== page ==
“Say we win and we ascend to the new league. We won’t be able to host games here (in Richmond). We play on a gravel surface here”
The establishment of a new professional women’s football league has been widely welcomed around Northern Cape football structures, but a few serious concerns around the selection process – including suitability of the sport’s infrastructure which is lacking in most places around the Province – have been raised.
Amichand Amsterdam, manager-coach of Richmond Ladies United FC along the N1 carriageway south of Bloemfontein, confirmed this week that his club was part of the briefing session delivered by Safa vice-president Ria Ledwaba in Upington last month.
Amsterdam said they are generally happy about the introduction of the 12-member league, as well as the fact that the club numbers may be ramped upwards after two years. He also revealed that Richmond Ladies will take part in an introductory football festival, where Safa will take the 12 teams on a football road trip around the country sometime in April next year.
“All the teams might come to Kimberley or a suitable venue in the Northern Cape where the teams will play against the local sides as part of their introduction,” Amsterdam said. “I know for certain the new teams in the professional outfit will play twice in Gauteng and the Free State before the professional league kicks off.”
Amsterdam, however, said he was concerned about how the deal would affect small teams like his. “Say we win and we ascend to the new league. We won’t be able to host games here (in Richmond). We play on a gravel surface here,” he explained.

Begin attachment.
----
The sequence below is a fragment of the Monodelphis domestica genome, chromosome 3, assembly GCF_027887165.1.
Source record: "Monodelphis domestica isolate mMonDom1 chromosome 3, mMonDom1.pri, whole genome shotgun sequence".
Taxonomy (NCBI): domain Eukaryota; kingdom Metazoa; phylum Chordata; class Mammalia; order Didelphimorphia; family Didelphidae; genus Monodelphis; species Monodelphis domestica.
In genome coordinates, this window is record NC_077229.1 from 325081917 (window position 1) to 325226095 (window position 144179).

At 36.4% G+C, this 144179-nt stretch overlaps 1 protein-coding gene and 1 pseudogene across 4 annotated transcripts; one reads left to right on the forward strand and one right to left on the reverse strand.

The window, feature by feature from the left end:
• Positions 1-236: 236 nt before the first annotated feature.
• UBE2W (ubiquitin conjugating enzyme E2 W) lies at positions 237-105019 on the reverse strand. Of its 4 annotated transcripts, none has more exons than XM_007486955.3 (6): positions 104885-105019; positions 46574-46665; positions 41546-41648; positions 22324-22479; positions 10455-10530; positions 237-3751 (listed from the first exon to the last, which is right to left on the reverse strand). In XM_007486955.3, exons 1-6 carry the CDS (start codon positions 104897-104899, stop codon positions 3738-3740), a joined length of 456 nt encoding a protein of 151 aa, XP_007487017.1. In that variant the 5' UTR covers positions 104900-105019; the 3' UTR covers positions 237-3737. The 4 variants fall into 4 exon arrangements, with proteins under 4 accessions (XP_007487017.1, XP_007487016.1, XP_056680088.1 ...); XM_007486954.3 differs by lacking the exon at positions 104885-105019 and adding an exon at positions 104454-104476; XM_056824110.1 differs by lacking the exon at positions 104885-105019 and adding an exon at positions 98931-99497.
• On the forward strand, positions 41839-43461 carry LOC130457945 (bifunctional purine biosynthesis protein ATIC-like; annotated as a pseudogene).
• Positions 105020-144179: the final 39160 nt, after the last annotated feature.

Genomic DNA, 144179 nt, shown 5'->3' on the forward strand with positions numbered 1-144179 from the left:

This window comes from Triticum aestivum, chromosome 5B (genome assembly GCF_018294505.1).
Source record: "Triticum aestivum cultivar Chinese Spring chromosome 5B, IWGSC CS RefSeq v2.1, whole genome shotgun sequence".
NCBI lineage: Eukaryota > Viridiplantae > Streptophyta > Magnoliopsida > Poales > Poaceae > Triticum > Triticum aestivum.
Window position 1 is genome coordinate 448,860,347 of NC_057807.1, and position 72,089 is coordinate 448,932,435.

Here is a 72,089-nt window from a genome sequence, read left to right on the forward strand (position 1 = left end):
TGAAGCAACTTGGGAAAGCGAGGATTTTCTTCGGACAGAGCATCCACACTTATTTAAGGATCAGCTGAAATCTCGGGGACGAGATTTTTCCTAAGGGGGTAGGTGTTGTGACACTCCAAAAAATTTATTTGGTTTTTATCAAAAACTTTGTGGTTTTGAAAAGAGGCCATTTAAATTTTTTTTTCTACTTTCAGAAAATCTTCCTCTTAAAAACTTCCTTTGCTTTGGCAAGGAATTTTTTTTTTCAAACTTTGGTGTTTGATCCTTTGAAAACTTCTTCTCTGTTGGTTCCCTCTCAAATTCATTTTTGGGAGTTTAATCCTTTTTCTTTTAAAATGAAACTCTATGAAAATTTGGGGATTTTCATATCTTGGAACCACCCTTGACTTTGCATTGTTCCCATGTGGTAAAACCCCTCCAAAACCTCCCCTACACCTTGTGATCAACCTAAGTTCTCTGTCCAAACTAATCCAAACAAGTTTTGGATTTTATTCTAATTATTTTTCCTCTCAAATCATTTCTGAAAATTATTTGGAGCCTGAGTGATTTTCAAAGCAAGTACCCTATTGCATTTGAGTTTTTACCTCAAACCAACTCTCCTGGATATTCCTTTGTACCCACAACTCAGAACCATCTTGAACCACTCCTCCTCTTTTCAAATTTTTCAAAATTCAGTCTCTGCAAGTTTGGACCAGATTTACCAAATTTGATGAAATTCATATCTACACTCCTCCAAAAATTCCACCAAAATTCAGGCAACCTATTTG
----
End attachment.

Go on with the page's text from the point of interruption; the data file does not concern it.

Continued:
Fifa rules prohibit professional sides from playing on and at uncertified venues which do not have the required infrastructure to host teams. Then there’s the regulations regarding public safety and possible broadcast facilities.
Dickson Mathobela, manager coach of Galeshewe Ladies FC, confirmed that they were also invited to Ledwaba’s roadshow, but they did not attend as he had a clashing commitment with the Football Legends Association in Gauteng at the same time. They have, in the meantime, gathered the gist of the briefing about the new league since then he said.
Mathobela queried the club selection process for the professional outfit. “How come they (Safa) resorted to choose well-endowed sides like Mamelodi Sundowns and Bloemfontein Celtic to contribute teams?
“What if they (Sundowns and Celtic) end somewhere down the league log table at season’s end? Are they going to leapfrog over say the club placed second with an equal number of points as the top team,” he asked.
Mathobela said Safa overlooked the fact that all teams generally struggle to make ends meet in the Sasol sponsored conference. He said clubs not included in the new league will likely struggle to hold on to their players as these players will tend to migrate to where they are paid for appearances, instead of where they will be motivated to play for pride and passion – for the love of the game.
Ace Mofokeng manager-coach of Royal Wizards FC also welcomed the new league but questioned Ledwaba’s statements at the roadshow wherein she undertook to encourage especially Premier Soccer League sides to form women’s divisions in their clubs.
“What is going to happen to us, the less fortunate teams, when she does that,” he asked. “Already we have seen the death of regional leagues with the introduction of the provincial sides in the old Sanlam sponsored league,” Mofokeng added.